In a release, Moody's said that the "negative outlook for the Province of Newfoundland and Labrador reflects the rising risk that the province's fiscal position will deteriorate further than previously expected in an environment of protracted low oil prices and reduced economic activity. Without corrective fiscal action, this will lead to significant deficits, resulting in rapid debt accumulation across the medium-term."
Moody's expects oil to sell at US$33 a barrel in 2016 rising to US$38 a barrel in 2017 and US$43 a barrel in 2018. The company expects that this will lead to significant deficits, with the deficit for the current fiscal year expected to reach 32% of revenue.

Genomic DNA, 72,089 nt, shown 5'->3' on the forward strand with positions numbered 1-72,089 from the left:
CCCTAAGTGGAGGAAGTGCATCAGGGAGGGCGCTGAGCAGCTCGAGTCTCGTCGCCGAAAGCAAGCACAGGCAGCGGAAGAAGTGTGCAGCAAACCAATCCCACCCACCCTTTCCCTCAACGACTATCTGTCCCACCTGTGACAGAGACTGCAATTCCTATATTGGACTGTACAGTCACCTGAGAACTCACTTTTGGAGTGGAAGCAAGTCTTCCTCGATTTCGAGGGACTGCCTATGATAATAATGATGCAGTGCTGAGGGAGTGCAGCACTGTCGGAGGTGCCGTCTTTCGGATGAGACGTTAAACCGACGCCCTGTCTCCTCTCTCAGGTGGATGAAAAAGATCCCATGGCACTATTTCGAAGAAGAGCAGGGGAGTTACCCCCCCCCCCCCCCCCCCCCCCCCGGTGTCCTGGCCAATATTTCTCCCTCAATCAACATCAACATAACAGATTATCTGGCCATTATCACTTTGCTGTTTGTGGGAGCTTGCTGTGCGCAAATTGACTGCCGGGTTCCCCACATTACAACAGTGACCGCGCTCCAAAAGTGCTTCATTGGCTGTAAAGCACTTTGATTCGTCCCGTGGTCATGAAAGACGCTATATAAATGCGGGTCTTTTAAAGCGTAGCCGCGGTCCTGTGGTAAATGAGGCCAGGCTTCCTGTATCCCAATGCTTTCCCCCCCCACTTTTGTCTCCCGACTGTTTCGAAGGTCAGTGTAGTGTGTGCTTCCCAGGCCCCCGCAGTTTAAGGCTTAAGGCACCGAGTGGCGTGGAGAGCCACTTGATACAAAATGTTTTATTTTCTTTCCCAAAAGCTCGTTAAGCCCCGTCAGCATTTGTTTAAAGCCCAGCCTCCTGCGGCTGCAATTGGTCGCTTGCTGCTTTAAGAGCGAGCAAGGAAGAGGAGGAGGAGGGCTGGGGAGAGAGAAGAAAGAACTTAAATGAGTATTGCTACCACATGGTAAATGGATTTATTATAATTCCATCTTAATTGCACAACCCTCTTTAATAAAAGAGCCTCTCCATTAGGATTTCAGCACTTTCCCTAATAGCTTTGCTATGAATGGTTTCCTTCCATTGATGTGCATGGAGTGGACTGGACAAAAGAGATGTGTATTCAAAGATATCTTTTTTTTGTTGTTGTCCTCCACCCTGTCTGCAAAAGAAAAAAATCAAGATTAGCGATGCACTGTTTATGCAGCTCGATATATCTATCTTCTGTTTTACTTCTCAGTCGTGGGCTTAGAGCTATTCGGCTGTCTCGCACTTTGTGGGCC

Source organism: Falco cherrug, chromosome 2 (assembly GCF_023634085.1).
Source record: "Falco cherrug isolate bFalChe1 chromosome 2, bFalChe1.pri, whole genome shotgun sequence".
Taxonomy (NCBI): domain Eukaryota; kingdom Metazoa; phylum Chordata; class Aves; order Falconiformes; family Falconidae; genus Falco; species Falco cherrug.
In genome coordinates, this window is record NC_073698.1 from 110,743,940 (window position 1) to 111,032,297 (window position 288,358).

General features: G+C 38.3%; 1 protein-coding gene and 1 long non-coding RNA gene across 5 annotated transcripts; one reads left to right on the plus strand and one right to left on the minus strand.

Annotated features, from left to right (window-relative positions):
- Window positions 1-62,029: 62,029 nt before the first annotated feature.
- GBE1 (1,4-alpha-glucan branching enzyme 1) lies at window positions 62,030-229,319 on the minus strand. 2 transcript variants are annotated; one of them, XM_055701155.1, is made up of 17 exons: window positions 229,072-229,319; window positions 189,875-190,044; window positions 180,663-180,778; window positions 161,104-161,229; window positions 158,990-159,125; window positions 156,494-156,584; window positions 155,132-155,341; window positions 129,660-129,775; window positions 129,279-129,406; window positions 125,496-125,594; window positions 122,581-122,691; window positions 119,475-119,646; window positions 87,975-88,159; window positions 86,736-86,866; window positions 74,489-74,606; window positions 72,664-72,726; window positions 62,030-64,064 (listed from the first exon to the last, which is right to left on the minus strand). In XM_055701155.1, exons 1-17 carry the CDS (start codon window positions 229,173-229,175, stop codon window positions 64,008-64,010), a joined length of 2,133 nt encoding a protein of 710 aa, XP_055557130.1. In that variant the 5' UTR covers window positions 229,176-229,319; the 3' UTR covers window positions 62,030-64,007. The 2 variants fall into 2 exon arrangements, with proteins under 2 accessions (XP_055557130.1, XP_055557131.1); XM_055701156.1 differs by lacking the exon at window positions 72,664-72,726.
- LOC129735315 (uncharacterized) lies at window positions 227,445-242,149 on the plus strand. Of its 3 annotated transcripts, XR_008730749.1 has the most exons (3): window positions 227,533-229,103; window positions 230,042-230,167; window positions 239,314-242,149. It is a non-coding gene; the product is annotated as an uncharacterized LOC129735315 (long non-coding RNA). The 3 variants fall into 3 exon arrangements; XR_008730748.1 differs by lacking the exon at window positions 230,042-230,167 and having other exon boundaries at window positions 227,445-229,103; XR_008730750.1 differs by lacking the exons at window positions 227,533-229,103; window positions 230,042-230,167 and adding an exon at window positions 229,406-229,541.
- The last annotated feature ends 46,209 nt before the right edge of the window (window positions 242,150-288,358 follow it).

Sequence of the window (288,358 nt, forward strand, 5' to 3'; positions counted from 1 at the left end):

"The outlook could be revised back to stable if the province introduces and implements a comprehensive fiscal plan that limits debt accumulation and debt service at levels in line with similarly rated peers, or exceeds these levels for a short period only."
Although the company describes the provincial debt level as low compared to its rating peers, the company cautioned that "a lengthy period of consolidated deficits, along with a long-term expectation of recording debt in excess of 200% of revenues ... could result in negative pressures on the rating."
Gross debt is already more than 200% larger than anticipated revenues and net debt is almost guaranteed to hit or exceed that trigger, if the company includes consideration of the financial implications of Muskrat Falls.